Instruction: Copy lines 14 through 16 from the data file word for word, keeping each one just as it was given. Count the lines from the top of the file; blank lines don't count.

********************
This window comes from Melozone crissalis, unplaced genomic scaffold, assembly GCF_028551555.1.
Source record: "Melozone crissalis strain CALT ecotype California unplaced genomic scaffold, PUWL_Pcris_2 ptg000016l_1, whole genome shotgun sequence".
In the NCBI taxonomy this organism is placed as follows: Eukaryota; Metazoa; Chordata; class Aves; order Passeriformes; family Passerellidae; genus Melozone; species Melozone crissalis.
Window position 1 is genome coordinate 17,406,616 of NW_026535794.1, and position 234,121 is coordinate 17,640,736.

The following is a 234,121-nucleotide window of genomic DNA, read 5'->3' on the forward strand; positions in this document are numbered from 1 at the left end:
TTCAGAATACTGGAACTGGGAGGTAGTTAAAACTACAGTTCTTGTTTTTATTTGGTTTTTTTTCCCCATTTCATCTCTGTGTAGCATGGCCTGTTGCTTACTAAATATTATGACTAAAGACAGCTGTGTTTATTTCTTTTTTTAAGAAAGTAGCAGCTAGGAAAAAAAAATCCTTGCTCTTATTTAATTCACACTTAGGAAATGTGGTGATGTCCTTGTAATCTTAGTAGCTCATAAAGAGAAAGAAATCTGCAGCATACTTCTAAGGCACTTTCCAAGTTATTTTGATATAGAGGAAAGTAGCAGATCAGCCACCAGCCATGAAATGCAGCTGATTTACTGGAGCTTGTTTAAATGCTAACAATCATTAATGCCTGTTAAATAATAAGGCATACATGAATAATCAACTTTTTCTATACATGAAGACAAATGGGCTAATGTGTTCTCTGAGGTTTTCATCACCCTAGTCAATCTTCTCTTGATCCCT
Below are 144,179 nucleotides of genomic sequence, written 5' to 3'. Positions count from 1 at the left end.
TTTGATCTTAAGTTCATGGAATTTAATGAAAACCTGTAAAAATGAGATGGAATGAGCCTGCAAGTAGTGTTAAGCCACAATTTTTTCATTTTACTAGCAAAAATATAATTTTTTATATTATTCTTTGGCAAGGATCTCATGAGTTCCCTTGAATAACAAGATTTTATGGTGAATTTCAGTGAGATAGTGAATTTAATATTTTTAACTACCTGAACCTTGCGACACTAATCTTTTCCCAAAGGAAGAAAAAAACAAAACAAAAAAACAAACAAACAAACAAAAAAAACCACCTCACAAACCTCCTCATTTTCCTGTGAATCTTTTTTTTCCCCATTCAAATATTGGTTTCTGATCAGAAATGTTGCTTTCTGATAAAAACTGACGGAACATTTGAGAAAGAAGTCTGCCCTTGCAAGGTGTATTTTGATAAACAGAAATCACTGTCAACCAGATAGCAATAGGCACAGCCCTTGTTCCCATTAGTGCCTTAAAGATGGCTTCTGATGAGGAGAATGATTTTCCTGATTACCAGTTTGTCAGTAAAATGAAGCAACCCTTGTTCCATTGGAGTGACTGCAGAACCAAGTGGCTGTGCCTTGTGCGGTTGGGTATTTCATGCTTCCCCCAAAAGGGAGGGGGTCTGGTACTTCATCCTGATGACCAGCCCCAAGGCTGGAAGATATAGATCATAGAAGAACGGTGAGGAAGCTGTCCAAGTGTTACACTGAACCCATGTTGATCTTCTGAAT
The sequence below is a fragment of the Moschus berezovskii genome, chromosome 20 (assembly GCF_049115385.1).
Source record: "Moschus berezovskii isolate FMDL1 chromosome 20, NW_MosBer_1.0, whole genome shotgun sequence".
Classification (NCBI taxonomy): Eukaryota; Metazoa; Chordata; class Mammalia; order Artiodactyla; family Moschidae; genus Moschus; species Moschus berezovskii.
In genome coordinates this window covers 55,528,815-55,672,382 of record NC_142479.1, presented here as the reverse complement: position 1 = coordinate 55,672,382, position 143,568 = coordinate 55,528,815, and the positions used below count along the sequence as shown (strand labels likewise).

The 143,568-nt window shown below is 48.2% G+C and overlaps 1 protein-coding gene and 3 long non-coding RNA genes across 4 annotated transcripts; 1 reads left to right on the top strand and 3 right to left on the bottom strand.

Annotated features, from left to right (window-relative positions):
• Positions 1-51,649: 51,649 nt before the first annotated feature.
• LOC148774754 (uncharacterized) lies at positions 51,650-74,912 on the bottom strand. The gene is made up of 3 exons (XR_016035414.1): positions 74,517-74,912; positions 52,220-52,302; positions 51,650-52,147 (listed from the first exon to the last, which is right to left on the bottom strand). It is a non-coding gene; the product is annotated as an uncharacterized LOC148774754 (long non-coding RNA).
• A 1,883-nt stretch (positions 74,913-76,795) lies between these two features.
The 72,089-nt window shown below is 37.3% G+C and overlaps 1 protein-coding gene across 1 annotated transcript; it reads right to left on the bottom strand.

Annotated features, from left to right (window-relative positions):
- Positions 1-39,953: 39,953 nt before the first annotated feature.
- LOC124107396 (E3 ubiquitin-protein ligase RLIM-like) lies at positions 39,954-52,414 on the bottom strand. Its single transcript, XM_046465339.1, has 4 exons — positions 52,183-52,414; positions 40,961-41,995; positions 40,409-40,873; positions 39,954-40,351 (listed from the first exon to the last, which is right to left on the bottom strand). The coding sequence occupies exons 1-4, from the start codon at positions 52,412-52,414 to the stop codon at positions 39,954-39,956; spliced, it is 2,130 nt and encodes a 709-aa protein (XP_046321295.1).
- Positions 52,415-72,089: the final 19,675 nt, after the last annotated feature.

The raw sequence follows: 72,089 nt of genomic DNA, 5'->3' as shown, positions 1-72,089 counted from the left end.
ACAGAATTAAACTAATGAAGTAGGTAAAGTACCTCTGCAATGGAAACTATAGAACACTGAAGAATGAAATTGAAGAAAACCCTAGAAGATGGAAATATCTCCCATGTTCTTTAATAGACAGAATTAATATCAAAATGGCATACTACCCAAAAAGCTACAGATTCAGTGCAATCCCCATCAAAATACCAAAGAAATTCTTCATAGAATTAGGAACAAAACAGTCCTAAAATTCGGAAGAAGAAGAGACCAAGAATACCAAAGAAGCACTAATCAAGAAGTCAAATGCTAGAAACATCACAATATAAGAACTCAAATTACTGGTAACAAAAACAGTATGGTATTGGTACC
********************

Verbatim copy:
Annotated features, from left to right (window-relative positions):
• Positions 1-51,649: 51,649 nt before the first annotated feature.
• LOC148774754 (uncharacterized) lies at positions 51,650-74,912 on the bottom strand. The gene is made up of 3 exons (XR_016035414.1): positions 74,517-74,912; positions 52,220-52,302; positions 51,650-52,147 (listed from the first exon to the last, which is right to left on the bottom strand). It is a non-coding gene; the product is annotated as an uncharacterized LOC148774754 (long non-coding RNA).